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It is easy to assume that if a car has a gas pedal, it needs to have brakes, and similarly, if our brain has excitatory neurons, it needs inhibition too. For a long time, the field of neuroscience had thought of inhibitory interneurons as the “brakes” of the brain, providing suppression to neuronal activity. However, in my conversation with Dr. Gordon J. Fishell, I learned that interneurons are far more fascinating cell types than merely being inhibitory! Their multifarious morphology can be attributed to a palette of functions in brain developmental and regulation.
In addition to educating us about his research and what to expect at his Presidential Lecture at SfN14, Dr. Fishell chats up with Knowing Neurons about his journey into research. Did he always want to be a scientist? “No,” chuckles Dr. Fishell admittedly, and recalls being a young boy fascinated with science fiction. Although he hasn’t given up on his dream to become a sci-fi writer, Dr. Fishell reminisces over the one winter evening in his senior collegiate year that made him choose the path of research. Find out in my conversation with him as he describes the thrill of new discoveries in lab, the joy of being in grad school, the euphoria over one’s first-ever publication and the importance of identifying the ‘knock’ of an opportunity in being successful.
Be sure to catch Dr. Gordon Fishell’s talk at #SfN14 on Sunday, November 16, 2014 from 5:15pm – 6:25pm at WCC Hall D. His talk is titled, “The Integration of Interneurons into Cortical Circuits: Both Nurture and Nature.”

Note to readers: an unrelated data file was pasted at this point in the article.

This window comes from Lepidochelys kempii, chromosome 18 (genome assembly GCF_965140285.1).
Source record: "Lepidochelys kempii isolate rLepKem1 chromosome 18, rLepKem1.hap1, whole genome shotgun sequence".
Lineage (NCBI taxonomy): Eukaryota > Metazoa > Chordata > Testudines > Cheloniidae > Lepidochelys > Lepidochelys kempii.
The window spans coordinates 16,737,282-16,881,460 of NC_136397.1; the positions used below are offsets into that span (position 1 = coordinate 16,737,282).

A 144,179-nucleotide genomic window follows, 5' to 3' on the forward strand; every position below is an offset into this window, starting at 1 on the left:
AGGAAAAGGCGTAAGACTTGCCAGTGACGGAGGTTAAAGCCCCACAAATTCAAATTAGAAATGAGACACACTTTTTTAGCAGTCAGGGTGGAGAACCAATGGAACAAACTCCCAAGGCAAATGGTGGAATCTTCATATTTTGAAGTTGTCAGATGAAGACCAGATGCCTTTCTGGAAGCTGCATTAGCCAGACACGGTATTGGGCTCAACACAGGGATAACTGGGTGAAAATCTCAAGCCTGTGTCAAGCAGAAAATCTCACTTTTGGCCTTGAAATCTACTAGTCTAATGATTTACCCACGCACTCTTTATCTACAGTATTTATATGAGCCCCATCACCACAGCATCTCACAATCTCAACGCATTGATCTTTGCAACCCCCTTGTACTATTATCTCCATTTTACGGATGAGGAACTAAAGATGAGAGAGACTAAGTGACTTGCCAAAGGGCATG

To read the full transcript of our conversation, download this PDF: A Conversation with Gordon Fishell
What we asked Dr. Gordon Fishell:
[0:11] I was wondering, when we learn in grad school about interneurons, we’re always taught that they’re like the brakes on a car when the glutamatergic neurons are like the gas. Was there a big turning point in this field that threw light on focusing on these inhibitory interneuron cell types?
[1:37] When you were a graduate student or even before that, were you spurred by the whole biology of interneurons back then? Or did you pave your way into it as you began other things?
[2:25] In development of the brain, at what point do you think interneurons start playing a role?
[3:32] With the advent of translational medicine, do you think interneurons might have a role to play in the pathophysiology of disorders?
[4:45] What is it that we should look forward to at your Presidential Lecture at SfN?
[5:35] How did you get where you were today, if you were to briefly describe?
[6:25] How much of a successful scientist is luck and how much of it is hard work?
[7:50] Did you always want to be a scientist?
[9:22] Tell us a little but about how you were in grad school?
[10:27] What was your favorite memory from grad school?
[11:54] In the last five years, what do you think is the most compelling neuroscience discovery or technique?
[13:27] Is there a neuroscientist that you admire?
[13:58] If you weren’t a neuroscientist, what would you be?
[14:24] If you weren’t in lab, what would you be seen doing?
[14:48] LIGHTENING ROUND
Image by Jooyeun Lee.